Tempted From Without, Yet Without Sin

Tempted From Without, Yet Without Sin

"...real temptation could not come to Jesus from within but only from without..." - Herman Bavinck, Reformed Dogmatics, 3:315

Back in 2015 Sam Alberry and Denny Burke sat down for a Q & A Session at Boyce College engaging issues of ministry to the LGBT community. It is a very pastorally sensitive and nuanced dialogue and I am immensely appreciative of the overwhelming majority of its content. However, I think one of the problems inherent in the way Sam Alberry initially wanted to frame the issue of temptation in the dialogue[1] is the fact that (as often is the case in this sort of discussion) he allows a great deal of equivocation with regard to the term "temptation"--especially as it appears in the Scriptural texts.

Denny Burk helpfully pointed out how we have to be extremely careful when we speak about Jesus' temptations in comparison to ours because they are of a qualitatively different character. That qualitative difference is that his temptations are χωρὶς ἁμαρτίας, without sin (Heb 4:15). That raises the question then of how our sin interfaces with the nature of our experience of temptation and what it might look like to be "tempted" and yet be sinless. Yet, none of us has the experience of temptation without sin in the exact same way as Jesus, because we are born in sin.

Alberry speaks of homosexual desire in terms of fallenness, and yet wants to say that the temptation arising from it itself is not sin. As he says in the dialogue, "My temptations come because I am fallen, but I can't repent of my fallenness..."

But fallenness is inherently a moral quality. For humans to be born "fallen" is for them to be born in iniquity and conceived in sin, to stand as the inheritor of original sin, means that by nature we are "altogether averse from that [spiritual] good, and dead in sin" (WCF 9.3). It means that we are born with an "original corruption, whereby we are utterly indisposed, disabled, and made opposite to all good, and wholly inclined to all evil..." (WCF 6:4).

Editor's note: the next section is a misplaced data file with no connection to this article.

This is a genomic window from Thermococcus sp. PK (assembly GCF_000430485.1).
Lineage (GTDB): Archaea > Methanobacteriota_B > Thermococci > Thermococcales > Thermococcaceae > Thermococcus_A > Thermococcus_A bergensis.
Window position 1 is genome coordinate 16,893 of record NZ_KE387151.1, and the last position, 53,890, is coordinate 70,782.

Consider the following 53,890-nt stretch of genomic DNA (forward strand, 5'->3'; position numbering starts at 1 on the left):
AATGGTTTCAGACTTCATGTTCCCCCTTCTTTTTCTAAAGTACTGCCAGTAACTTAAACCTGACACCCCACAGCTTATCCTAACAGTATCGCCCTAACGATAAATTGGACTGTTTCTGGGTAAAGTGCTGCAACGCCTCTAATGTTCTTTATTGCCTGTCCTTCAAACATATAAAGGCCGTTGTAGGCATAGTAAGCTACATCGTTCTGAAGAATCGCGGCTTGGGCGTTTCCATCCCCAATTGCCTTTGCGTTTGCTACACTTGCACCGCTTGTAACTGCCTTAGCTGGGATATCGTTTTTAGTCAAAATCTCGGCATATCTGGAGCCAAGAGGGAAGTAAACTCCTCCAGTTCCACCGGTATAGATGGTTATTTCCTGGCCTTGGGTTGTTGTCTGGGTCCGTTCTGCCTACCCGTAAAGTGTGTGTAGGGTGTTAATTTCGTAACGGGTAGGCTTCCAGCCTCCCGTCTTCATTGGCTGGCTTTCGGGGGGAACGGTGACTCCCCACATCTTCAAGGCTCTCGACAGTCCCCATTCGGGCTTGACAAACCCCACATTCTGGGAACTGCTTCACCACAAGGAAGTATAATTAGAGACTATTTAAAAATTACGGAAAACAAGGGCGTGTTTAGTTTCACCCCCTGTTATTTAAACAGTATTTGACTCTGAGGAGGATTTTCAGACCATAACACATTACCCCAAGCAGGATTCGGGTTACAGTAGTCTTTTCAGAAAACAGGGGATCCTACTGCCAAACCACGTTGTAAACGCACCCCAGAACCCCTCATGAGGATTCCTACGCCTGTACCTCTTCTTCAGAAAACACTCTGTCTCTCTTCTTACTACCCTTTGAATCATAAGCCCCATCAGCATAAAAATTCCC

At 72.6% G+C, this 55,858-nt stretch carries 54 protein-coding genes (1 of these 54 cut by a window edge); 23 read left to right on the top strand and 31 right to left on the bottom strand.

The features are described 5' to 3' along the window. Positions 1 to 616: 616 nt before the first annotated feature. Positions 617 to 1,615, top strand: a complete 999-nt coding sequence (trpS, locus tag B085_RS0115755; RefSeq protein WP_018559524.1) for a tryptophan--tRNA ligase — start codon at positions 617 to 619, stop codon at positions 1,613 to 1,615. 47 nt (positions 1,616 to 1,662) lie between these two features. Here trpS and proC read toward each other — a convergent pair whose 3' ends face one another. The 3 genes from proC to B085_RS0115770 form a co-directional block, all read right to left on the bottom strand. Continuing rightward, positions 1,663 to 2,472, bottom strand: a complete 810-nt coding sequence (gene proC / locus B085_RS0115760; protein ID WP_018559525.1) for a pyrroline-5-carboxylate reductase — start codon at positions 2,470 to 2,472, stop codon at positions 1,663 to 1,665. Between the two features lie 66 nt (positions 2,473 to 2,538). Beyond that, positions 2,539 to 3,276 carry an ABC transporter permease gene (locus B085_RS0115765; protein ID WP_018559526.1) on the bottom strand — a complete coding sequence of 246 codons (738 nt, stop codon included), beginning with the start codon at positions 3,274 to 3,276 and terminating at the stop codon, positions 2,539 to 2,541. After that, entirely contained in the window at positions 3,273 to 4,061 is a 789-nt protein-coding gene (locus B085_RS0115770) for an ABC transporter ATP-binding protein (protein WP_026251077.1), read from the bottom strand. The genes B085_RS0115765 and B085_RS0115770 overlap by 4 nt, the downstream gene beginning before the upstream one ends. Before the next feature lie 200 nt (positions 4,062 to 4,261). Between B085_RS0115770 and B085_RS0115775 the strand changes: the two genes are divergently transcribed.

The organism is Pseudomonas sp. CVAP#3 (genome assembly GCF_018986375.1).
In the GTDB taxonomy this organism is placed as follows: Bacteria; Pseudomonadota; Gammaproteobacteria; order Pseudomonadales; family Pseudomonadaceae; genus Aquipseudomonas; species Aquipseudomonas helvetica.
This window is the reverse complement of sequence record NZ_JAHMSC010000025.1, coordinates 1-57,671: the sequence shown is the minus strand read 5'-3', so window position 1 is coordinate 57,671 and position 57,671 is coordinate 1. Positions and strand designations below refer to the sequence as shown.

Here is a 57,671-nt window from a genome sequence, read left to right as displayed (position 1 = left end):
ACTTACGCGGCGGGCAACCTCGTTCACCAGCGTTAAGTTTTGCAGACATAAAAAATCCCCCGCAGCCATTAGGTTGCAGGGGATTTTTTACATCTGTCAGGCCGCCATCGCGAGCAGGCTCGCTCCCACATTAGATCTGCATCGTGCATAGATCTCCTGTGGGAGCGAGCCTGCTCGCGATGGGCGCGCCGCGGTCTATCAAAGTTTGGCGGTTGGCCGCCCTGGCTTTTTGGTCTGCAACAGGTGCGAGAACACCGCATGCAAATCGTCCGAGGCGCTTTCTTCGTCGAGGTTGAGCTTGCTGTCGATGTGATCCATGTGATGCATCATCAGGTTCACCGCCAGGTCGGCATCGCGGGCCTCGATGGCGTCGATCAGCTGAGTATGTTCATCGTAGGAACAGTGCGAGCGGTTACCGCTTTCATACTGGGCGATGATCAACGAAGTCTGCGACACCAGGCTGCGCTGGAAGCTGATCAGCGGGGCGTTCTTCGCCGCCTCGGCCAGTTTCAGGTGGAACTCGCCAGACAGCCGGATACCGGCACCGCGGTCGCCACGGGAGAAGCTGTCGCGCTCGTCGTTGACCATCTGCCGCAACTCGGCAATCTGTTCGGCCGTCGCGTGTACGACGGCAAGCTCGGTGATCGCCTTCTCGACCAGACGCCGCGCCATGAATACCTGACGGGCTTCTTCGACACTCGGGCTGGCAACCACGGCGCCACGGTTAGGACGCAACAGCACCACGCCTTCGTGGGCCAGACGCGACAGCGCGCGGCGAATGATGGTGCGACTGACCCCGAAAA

This is the matrix of fallenness in which our temptations occur, but it is emphatically not the matrix in which the temptations of Christ occur. He is χωρὶς ἁμαρτίας, without sin. His virginal conception and birth under the overshadowing power of the Holy Spirit ensures that he is unimplicated in the original sin inherited from Adam and instead "holy, innocent, unstained, separated from sinners" (Heb 7:26).

Within Christ there is no inclination to evil, no aversion to spiritual good, no disability to obey the law of God. And this raises the question then of how the nature of Jesus' "temptation" interfaces with the description of temptation outlined in James 1:13-15.

When interpreting that passage and bringing it into dialogue with our understanding of Jesus' temptation, and consequently the implications we want to draw out of Jesus' experience about what it means for us to face temptation without falling into sin, there is a common tendency to lapse into a stereotypical hermeneutical trap: the word/concept fallacy.